Travel - Why Smart Skiers Are Racing to Utah
Salt Lake City
When I travel to Utah, I occasionally like to arrive late on a Thursday night and go directly into Salt Lake City (a 10-minute drive from the airport) to steal a few hours of sleep at a hotel. Then I wake up early so I can be at a mountain when the lifts open the next morning. (Snowbird and Alta are 25 miles away, Park City, 30.) Those who don't feel the need to sleep in a ski-resort setting should consider staying at a hotel in Salt Lake City the whole time. What's lost in alpine atmosphere is more than made up for with a restaurant scene that has been thriving since the 2002 Winter Olympics.
Where to Stay
Grand America Hotel This enormous compound with a fountain and a Versailles vibe was built in time to host Olympic VIPs. Suites have marble bathrooms and the most inviting beds in town (at least they seem so when I'm on the JetBlue flight that lands at midnight), and there's a terrific indoor lap pool. Come morning, the lobby bar serves strong cappuccinos and homemade pastries—the perfect breakfast-to-go for the ride up to the slopes. DETAILS Doubles from $209; 555 S. Main St.; 801-258-6000 or grandamerica.com.
Where to Eat
Lugäno At his five-year-old restaurant, Greg Neville serves Italian dishes inspired by his stints in Venice and Lugano. Neville's skilled cooking—and his tightly edited, mostly Italian wine list—draws chefs and skiers from Snowbird, Alta and Park City who don't mind the drive. (That short trip allows Neville to do some of his own skiing during the day.) I'd make the trek to Lugäno anytime for the house-smoked salmon cured in grappa, a margherita pizza from the wood-burning oven or wine-braised lamb from a nearby ranch. DETAILS 3364 South 2300 East; 801-412-9994.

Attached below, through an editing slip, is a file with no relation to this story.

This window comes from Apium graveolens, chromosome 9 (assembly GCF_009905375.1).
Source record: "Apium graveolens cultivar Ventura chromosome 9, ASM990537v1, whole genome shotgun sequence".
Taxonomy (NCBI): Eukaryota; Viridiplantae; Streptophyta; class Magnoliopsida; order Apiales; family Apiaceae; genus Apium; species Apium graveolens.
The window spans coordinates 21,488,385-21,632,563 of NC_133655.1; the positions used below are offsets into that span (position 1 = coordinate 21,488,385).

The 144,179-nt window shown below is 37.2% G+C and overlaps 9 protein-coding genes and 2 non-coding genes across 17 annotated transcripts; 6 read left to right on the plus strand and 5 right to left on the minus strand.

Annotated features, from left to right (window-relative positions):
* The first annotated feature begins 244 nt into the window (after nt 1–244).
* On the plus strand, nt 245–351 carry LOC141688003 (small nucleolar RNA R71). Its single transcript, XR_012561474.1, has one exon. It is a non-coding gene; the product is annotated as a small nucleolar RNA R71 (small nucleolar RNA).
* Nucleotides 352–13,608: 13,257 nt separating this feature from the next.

Takashi Salt Lake City finally has an outstanding sushi bar. At this restaurant, which opened last year, chef Takashi adds South American accents to ultrafresh cuts of fish. His Peruvian upbringing shows in his liberal use of fruits and peppers (the Caribbean Roll of yellowtail and fresh mango, for example, gets its kick from chiles). The night I was there, Takashi had just received fresh escolar, a buttery fish that he singed with a blowtorch and topped with a tiny scoop of ginger-orange sorbet that melted into wasabi vinaigrette. DETAILS 18 W. Market St.; 801-519-9595.
Bambara A stately old bank has been turned into an upbeat bistro adjacent to the swank six-year-old Hotel Monaco. Bambara's decor is flamboyant: swirling fabric patterns, kooky light fixtures. And its American menu is brash too, showing off chef Robert Barker's New Orleans roots in dishes like sautéed Muscovy duck breast with bourbon-spiked mashed potatoes. Ask for a table in the cozy front room, formerly the bank president's office. DETAILS 202 S. Main St.; 801-363-5454.
Although most of Utah's ski destinations have little more than a lift system and a hotel or two, Park City has more of an Aspen vibe. Thanks in part to the Sundance Film Festival, the area attracts a jet-set crowd and fashionable restaurateurs. Skiers can hit three different resorts. The Canyons has slopes for all levels and high-speed chairlifts, which eliminates lines. Park City's eponymous ski area is the oldest, with a lift that runs through the center of town. But Deer Valley, an intermediate's nirvana with wide-open, easy terrain, is where I return each winter. For the ultimate splurge, you can have the mountain to yourself an hour before the lifts open: Sign up for the First Tracks program ($1,200 for up to eight skiers; 435-645-6511) and be the first to ski down trails groomed to look like corduroy.
Where to Stay
Hotel Park City Cross-country skiers will want to stay at this lodge-style resort, on an 18-hole golf course that doubles as a winter-sports playground. A dreamy featherbed, large Jacuzzi tub and handy kitchenette make up for suites that tend to be slightly dark. The 50-minute deep-tissue sports massage I had in the hotel's tranquil and spacious spa was an ideal antidote to my aches and pains after skiing, though it was somewhat pricey at $140. DETAILS Doubles from $300; 2001 Park Ave.; 435-200-2000 or hotelparkcity.com.
Where to Eat